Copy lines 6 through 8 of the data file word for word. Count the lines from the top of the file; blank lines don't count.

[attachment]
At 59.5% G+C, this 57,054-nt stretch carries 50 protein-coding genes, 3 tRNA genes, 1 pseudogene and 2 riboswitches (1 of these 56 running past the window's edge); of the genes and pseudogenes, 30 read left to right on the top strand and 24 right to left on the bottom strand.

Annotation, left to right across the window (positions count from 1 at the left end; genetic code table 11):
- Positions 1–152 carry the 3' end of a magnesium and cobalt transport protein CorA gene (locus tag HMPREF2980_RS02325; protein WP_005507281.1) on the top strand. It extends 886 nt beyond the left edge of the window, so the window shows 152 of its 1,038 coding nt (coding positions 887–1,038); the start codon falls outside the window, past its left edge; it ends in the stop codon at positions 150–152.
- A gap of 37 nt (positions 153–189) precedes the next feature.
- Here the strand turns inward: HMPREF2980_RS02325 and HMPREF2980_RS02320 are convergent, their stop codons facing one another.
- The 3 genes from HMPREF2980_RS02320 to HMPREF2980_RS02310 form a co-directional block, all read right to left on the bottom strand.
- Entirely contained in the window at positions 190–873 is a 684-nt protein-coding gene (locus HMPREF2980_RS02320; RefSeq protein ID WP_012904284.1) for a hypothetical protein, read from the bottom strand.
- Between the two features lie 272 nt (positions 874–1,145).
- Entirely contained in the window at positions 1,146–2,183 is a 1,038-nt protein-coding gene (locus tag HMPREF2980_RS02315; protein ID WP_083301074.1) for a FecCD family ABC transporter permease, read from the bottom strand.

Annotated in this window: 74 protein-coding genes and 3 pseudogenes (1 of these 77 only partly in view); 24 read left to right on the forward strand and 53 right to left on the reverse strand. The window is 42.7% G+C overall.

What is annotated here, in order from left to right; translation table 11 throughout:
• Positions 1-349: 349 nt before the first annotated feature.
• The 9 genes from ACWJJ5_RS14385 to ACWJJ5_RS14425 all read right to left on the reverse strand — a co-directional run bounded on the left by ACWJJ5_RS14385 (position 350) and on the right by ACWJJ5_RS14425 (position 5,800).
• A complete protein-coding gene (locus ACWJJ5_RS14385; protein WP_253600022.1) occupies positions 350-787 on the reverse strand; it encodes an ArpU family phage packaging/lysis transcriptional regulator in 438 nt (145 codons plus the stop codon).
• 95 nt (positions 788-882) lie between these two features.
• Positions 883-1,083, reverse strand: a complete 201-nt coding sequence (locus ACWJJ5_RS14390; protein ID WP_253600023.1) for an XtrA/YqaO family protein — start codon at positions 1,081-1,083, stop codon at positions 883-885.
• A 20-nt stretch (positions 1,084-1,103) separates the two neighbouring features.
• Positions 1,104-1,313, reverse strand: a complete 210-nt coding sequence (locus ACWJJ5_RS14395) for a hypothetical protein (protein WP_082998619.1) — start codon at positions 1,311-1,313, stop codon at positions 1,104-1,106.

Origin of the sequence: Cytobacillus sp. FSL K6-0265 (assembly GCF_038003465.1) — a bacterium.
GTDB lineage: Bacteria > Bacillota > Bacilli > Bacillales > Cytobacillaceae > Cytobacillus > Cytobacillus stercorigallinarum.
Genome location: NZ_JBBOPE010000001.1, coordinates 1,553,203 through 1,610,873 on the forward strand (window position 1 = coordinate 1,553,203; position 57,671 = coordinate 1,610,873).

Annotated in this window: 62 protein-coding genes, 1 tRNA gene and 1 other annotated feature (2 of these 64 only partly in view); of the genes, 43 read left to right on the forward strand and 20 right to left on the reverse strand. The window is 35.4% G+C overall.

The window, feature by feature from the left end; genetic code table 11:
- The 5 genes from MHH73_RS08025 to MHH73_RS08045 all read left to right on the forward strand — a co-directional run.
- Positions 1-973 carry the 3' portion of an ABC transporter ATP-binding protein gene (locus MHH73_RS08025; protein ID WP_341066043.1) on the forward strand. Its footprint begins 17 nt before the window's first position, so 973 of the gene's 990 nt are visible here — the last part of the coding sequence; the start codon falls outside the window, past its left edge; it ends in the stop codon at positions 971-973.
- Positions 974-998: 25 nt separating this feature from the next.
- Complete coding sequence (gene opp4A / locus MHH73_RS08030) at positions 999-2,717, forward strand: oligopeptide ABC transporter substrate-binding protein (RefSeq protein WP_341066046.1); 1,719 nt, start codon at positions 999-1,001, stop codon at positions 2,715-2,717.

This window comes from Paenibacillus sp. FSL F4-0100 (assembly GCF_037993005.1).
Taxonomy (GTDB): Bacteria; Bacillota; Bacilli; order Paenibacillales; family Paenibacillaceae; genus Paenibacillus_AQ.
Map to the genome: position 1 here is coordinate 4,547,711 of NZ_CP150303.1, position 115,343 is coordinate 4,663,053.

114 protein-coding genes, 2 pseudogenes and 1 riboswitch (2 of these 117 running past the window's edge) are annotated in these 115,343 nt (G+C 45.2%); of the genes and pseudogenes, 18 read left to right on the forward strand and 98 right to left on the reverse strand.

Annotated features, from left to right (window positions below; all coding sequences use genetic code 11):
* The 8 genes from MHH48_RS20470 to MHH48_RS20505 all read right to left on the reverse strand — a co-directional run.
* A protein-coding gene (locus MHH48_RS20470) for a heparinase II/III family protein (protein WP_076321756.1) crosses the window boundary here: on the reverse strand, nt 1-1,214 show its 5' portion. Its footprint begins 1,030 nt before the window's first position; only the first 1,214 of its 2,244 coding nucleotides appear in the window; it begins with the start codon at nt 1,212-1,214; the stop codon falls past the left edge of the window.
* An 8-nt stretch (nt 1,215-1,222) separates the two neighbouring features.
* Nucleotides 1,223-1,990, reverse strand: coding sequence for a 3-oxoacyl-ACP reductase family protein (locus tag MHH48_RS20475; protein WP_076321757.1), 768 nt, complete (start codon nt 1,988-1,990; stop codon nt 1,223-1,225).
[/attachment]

- The 3 genes from HMPREF2980_RS02320 to HMPREF2980_RS02310 form a co-directional block, all read right to left on the bottom strand.
- Entirely contained in the window at positions 190–873 is a 684-nt protein-coding gene (locus HMPREF2980_RS02320; RefSeq protein ID WP_012904284.1) for a hypothetical protein, read from the bottom strand.
- Between the two features lie 272 nt (positions 874–1,145).